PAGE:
How Long Should You Keep Records?

shredder.jpgSince the taxes are done and the IRS has already cashed my check (funny how quick they are at that!), it’s time to throw away some of the paperwork that I’ve accumulated through the year. I usually keep all my pay stubs, bills, and other papers in their own folders in a creaky filing cabinet. By this time of year, I can barely open the drawer anymore. But how long should you really keep your papers?

I got this list from a Fidelity newsletter I received a few years ago. Not sure how accurate it all is, but it seems like a good general guideline:

Keep Indefinitely
Income tax returns
Home purchase records
Home improvement receipts
Any active insurance policies
401k/Pension/IRA records

Keep at least 3 years
Anything that you need to back up your income tax return, like W-2s, 1099s, receipts, or investment statements.

I believe this is because the statute of limitations for IRS audits is three years from each April 15th or when you file your return, whichever is later. Note that if you underreport your income by 25% or more, then the statute of limitations is extended to 6 years. Finally, if there is fraud involved, then there is no time limit.

Throw away at year-end
Monthly bank statement
Monthly or quarterly investment statements
Pay stubs

Throw away after a month
ATM or credit card receipts
Cancelled checks
Utility bills
Credit card statements

A big caveat to all this is to keep anything that you might need for insurance or warranty purposes, in addition to the tax-related items already mentioned earlier. Saving receipts saved me from replacing a DVD player before, back when they still cost over $100. Also, save anything that you may need to prove your cost-basis for an investment when you eventually sell. Of course, be sure to shred everything you decide to dump.

I’ve been contemplating scanning all my stuff in as well, but I don’t think I’m quite that organized just yet.


  1. I keep wondering if Quicken records are considered an acceptable substitute for paper, in the case of things like those receipts you’re supposed to save 3 years?

  2. Throw anyway after a month? All of these records I used to help me piece together my tax return.

    For instance I needed my credit card receipts, cc statements, and utility bills to help me piece together expenses for my rental property. This probably makes apparent my lack of organization too….

    After I finished my return I guess I could throw away anything I didn’t use on my tax return, but it seems like you would at least want to keep this stuff at least until to you filed your tax return just to make sure you have records of everything you need.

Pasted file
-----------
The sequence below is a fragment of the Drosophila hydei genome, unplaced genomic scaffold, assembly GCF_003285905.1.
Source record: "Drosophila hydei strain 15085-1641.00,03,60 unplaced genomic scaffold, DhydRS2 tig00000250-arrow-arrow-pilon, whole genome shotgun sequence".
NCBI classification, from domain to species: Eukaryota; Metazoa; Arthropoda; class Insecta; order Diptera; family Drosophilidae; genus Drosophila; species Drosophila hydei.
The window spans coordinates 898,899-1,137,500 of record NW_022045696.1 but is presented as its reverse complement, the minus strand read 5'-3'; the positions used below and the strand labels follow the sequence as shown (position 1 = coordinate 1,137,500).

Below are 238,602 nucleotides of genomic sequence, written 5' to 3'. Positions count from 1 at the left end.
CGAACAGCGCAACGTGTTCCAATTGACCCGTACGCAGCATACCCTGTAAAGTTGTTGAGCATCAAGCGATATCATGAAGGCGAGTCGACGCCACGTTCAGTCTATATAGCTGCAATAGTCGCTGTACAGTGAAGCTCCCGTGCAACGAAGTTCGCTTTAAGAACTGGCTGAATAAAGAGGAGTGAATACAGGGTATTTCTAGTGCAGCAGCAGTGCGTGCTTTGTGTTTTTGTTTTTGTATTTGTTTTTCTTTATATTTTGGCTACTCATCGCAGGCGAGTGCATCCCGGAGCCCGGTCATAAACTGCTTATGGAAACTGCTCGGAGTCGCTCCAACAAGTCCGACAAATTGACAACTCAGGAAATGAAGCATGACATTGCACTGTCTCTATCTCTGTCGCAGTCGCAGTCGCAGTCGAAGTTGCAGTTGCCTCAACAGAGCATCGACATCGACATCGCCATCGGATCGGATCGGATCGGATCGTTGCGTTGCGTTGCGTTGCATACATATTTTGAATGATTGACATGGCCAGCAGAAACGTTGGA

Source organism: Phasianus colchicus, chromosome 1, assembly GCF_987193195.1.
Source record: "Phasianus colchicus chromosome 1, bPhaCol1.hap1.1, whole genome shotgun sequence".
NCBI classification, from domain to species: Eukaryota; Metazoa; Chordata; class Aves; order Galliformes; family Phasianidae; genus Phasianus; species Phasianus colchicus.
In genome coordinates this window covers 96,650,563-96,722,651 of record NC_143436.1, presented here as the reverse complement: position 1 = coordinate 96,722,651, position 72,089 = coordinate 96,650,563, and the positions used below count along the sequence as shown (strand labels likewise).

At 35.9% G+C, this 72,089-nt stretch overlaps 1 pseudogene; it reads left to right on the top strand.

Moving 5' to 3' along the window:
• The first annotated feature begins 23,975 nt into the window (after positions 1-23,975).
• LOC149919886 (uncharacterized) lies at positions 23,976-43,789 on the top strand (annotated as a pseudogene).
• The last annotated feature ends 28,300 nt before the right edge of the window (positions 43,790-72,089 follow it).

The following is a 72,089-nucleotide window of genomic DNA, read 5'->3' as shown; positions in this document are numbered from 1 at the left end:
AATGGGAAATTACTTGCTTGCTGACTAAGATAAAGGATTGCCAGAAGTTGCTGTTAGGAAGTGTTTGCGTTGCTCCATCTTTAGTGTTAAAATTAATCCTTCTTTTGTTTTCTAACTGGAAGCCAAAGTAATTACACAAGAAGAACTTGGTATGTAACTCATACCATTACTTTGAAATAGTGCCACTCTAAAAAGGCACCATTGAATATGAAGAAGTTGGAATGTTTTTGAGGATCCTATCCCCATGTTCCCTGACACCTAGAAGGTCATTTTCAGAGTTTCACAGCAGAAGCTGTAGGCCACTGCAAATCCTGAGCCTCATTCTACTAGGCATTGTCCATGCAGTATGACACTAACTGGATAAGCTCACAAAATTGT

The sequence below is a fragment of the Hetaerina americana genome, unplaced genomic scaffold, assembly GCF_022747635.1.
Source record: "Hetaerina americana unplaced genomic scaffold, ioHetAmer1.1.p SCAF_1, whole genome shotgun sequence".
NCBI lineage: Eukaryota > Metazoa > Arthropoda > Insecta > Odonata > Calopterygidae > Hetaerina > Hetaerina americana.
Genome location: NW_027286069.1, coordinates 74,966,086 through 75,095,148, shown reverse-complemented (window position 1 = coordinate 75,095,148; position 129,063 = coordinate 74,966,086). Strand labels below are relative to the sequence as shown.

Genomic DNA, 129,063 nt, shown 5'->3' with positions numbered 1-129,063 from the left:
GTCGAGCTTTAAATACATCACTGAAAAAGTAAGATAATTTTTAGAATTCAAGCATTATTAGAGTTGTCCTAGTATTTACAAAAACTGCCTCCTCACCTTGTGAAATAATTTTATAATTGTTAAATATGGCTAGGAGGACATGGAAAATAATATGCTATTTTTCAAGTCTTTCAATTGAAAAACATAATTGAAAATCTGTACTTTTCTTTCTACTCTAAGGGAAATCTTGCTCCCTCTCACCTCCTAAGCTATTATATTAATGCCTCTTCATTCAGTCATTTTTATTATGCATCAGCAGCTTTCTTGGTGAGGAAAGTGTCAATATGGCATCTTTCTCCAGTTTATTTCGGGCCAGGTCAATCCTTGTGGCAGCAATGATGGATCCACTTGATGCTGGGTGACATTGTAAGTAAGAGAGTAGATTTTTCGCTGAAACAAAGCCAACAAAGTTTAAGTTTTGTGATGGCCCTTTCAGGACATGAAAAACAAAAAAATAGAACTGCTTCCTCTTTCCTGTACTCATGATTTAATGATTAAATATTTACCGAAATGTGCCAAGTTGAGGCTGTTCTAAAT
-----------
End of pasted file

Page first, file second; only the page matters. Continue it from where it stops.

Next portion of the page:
3. Problem is, if you are like me, and only clean up every few years or so, you end up with a two-foot stack of papers to shred. This takes *forever* to shred on a puny store bought shredder. I’ve been looking for a place where I can shred in bulk, and do it myself, but haven’t found such a place, yet.

  4. I just re-organized my files and did very similar to your suggestion.

    Financial statements (Pay stub / Bank / credit card / etc) — Keep 5 years.
    Utility statements — throw away after I pay.
    Taxes — keep forever.

  5. One trick I’ve learned is to get all of my financial statements electronically, to print them out using a free Adobe Acrobat file writer like CutePDF ( and store them in PDF file format, and to store the files on Mini CD-R’s. Whenever I need a particular document, I can simply print it out on my laser printer.

    Storing my files this way saves me a lot of desk room, filing time, and needless stress. Of course, I do have some things that I have to get in print because they only come in that form (e.g., W-2’s, refund check stubs, IRS correspondence). However, once the period has passed that I no longer need to keep a print copy, I’ll electronically scan it, print it out in PDF form, and add it to my Mini CD-R for that tax year.

    A Mini CD-R, half the radius of a regular CD, is by far much more portable than a huge box of dust-collecting papers to lug around.

  6. Before I bought a shredder, I once went outside and did a bonfire in my bbq. I’m sure that was NOT good for the environment.

  7. A comment above about where to shred large volumes of paper: I know that several banks in my area always sponsor a “shred day” where anyone came come to the bank and shred their piles of paper. They usually do it this week. So you might want to ask around at different banks in your area to see if they’re doing anything similar.


  8. Does anyone have any insight into the legality of scanned documents? Or a good website? I need to look more into this, to see what needs to be kept in hard copy format.